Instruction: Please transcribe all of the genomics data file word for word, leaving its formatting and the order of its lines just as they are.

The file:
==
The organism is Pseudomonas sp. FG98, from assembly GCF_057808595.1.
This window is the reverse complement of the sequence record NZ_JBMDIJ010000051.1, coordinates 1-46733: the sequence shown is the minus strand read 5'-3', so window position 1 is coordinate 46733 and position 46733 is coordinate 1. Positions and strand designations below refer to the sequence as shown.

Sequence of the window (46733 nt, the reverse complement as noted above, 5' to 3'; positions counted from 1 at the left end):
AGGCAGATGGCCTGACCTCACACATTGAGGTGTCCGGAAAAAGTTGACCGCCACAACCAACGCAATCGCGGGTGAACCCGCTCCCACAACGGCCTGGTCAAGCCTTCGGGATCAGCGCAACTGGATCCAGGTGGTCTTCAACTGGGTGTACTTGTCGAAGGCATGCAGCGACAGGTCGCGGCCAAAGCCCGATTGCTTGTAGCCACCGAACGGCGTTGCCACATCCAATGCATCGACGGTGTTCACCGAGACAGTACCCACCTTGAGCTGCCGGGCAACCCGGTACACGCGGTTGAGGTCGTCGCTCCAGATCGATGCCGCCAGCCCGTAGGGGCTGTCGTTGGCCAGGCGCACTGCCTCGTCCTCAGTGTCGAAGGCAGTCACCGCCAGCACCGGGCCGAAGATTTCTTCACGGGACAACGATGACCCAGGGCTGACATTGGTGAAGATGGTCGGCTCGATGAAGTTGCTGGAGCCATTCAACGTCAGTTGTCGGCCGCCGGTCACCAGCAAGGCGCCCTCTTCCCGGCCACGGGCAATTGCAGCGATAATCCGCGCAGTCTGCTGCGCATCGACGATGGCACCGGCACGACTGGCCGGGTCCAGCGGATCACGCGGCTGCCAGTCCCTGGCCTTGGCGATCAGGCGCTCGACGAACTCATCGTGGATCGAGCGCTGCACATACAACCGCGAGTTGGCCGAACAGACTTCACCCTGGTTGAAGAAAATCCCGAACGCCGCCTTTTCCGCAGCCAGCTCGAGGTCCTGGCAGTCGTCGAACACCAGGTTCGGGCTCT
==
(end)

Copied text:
The organism is Pseudomonas sp. FG98, from assembly GCF_057808595.1.
This window is the reverse complement of the sequence record NZ_JBMDIJ010000051.1, coordinates 1-46733: the sequence shown is the minus strand read 5'-3', so window position 1 is coordinate 46733 and position 46733 is coordinate 1. Positions and strand designations below refer to the sequence as shown.

Sequence of the window (46733 nt, the reverse complement as noted above, 5' to 3'; positions counted from 1 at the left end):
AGGCAGATGGCCTGACCTCACACATTGAGGTGTCCGGAAAAAGTTGACCGCCACAACCAACGCAATCGCGGGTGAACCCGCTCCCACAACGGCCTGGTCAAGCCTTCGGGATCAGCGCAACTGGATCCAGGTGGTCTTCAACTGGGTGTACTTGTCGAAGGCATGCAGCGACAGGTCGCGGCCAAAGCCCGATTGCTTGTAGCCACCGAACGGCGTTGCCACATCCAATGCATCGACGGTGTTCACCGAGACAGTACCCACCTTGAGCTGCCGGGCAACCCGGTACACGCGGTTGAGGTCGTCGCTCCAGATCGATGCCGCCAGCCCGTAGGGGCTGTCGTTGGCCAGGCGCACTGCCTCGTCCTCAGTGTCGAAGGCAGTCACCGCCAGCACCGGGCCGAAGATTTCTTCACGGGACAACGATGACCCAGGGCTGACATTGGTGAAGATGGTCGGCTCGATGAAGTTGCTGGAGCCATTCAACGTCAGTTGTCGGCCGCCGGTCACCAGCAAGGCGCCCTCTTCCCGGCCACGGGCAATTGCAGCGATAATCCGCGCAGTCTGCTGCGCATCGACGATGGCACCGGCACGACTGGCCGGGTCCAGCGGATCACGCGGCTGCCAGTCCCTGGCCTTGGCGATCAGGCGCTCGACGAACTCATCGTGGATCGAGCGCTGCACATACAACCGCGAGTTGGCCGAACAGACTTCACCCTGGTTGAAGAAAATCCCGAACGCCGCCTTTTCCGCAGCCAGCTCGAGGTCCTGGCAGTCGTCGAACACCAGGTTCGGGCTCT